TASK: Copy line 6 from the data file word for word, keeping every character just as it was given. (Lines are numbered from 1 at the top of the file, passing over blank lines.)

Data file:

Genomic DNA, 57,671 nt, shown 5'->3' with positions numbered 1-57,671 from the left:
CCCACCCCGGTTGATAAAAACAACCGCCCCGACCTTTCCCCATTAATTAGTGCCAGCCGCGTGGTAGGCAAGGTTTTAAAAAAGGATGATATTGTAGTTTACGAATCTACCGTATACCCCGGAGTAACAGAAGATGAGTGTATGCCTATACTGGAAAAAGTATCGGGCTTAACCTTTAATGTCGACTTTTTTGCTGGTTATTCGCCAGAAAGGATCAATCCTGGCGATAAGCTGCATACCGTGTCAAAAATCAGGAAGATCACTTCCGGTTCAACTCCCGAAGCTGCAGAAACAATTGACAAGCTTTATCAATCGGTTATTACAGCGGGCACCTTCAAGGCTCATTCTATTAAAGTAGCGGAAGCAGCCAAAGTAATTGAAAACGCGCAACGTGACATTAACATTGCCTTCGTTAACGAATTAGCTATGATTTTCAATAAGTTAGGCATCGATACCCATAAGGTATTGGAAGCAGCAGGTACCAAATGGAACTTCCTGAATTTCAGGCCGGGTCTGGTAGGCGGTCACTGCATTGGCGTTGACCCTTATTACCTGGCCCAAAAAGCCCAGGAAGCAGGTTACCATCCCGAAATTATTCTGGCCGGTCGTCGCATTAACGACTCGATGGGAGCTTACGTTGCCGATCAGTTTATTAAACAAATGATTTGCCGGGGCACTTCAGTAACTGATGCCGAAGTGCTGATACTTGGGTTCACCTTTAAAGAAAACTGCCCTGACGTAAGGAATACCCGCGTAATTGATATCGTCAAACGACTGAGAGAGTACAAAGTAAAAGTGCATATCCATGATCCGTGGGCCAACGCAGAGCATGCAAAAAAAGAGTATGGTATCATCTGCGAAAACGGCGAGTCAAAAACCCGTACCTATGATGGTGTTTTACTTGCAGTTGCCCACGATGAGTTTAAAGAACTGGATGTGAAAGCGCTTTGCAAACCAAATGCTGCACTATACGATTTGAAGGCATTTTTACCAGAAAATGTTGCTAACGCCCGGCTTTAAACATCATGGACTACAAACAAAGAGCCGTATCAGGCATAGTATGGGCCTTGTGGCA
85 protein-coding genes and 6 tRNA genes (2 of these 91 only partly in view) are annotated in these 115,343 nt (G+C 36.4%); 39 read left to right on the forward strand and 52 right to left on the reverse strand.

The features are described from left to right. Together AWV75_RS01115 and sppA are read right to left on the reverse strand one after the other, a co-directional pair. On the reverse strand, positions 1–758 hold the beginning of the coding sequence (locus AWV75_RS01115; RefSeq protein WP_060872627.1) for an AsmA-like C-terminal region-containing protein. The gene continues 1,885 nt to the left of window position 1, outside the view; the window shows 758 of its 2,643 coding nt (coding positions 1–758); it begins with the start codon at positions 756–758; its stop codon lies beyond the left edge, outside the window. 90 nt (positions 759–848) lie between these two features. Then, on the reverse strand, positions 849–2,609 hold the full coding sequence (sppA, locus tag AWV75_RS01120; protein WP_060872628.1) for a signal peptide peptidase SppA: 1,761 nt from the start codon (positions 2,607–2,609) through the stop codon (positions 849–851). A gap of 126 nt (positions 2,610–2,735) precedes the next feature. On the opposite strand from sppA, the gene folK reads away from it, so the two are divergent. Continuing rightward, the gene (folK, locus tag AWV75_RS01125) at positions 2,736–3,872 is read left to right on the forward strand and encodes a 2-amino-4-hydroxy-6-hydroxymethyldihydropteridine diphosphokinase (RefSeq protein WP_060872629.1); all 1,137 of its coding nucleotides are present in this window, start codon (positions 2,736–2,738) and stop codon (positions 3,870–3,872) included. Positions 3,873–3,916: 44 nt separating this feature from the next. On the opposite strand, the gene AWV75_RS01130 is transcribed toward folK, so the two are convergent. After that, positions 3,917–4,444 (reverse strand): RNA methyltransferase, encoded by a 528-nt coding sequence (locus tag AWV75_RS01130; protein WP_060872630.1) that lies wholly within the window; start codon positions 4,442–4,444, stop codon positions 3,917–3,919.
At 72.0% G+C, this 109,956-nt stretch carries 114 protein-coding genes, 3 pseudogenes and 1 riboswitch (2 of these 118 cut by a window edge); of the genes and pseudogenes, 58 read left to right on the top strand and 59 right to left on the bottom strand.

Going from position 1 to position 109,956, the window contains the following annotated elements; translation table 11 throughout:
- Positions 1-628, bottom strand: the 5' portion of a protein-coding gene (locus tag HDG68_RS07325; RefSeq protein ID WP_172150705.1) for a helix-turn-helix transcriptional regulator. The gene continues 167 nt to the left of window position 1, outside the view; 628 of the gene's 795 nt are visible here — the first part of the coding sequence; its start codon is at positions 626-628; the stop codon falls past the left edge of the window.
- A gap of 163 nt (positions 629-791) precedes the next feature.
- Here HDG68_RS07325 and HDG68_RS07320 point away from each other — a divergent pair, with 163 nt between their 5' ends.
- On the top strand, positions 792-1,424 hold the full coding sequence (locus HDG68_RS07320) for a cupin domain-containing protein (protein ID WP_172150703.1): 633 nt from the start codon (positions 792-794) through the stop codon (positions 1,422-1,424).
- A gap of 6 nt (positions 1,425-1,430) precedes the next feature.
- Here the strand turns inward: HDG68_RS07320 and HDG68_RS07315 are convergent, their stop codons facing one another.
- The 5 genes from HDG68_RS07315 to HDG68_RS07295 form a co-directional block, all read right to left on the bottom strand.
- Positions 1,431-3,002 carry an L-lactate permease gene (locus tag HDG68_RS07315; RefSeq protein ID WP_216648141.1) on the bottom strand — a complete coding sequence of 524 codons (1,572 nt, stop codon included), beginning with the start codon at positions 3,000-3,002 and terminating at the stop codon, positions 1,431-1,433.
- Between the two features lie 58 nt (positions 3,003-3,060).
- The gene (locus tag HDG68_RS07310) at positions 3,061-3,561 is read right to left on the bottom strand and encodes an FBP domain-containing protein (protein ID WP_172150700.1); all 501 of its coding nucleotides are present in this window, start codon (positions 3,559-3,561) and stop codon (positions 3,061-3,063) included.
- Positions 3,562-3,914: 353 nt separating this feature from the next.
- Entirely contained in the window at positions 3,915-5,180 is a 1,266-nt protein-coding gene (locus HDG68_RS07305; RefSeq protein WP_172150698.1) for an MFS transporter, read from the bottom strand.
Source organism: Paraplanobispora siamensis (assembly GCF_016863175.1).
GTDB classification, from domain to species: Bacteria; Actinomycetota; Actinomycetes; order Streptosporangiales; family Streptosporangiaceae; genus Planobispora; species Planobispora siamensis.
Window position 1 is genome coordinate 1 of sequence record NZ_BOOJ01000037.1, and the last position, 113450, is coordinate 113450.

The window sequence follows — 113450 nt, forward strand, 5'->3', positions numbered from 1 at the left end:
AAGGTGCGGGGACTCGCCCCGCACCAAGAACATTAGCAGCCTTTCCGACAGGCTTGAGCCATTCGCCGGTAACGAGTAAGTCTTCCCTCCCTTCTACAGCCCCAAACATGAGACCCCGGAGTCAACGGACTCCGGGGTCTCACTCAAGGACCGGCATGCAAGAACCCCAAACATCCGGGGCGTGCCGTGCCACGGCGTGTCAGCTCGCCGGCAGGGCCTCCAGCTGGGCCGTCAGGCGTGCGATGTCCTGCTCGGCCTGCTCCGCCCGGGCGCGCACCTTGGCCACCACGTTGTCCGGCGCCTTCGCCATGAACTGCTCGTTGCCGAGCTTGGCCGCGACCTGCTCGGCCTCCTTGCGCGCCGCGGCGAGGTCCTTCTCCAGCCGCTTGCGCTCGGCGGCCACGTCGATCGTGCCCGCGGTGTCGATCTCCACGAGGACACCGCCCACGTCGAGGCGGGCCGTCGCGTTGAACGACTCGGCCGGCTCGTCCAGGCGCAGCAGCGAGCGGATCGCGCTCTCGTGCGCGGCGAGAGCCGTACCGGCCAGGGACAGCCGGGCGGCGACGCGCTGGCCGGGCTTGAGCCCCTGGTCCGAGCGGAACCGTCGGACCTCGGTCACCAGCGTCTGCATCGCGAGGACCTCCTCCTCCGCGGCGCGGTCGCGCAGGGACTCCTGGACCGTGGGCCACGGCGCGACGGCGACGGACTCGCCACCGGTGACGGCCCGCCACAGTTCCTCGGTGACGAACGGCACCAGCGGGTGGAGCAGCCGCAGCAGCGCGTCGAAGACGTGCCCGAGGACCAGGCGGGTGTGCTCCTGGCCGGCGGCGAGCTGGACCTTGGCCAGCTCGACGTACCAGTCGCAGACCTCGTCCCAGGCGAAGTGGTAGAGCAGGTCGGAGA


Going from position 1 to position 109,956, the window contains the following annotated elements; translation table 11 throughout: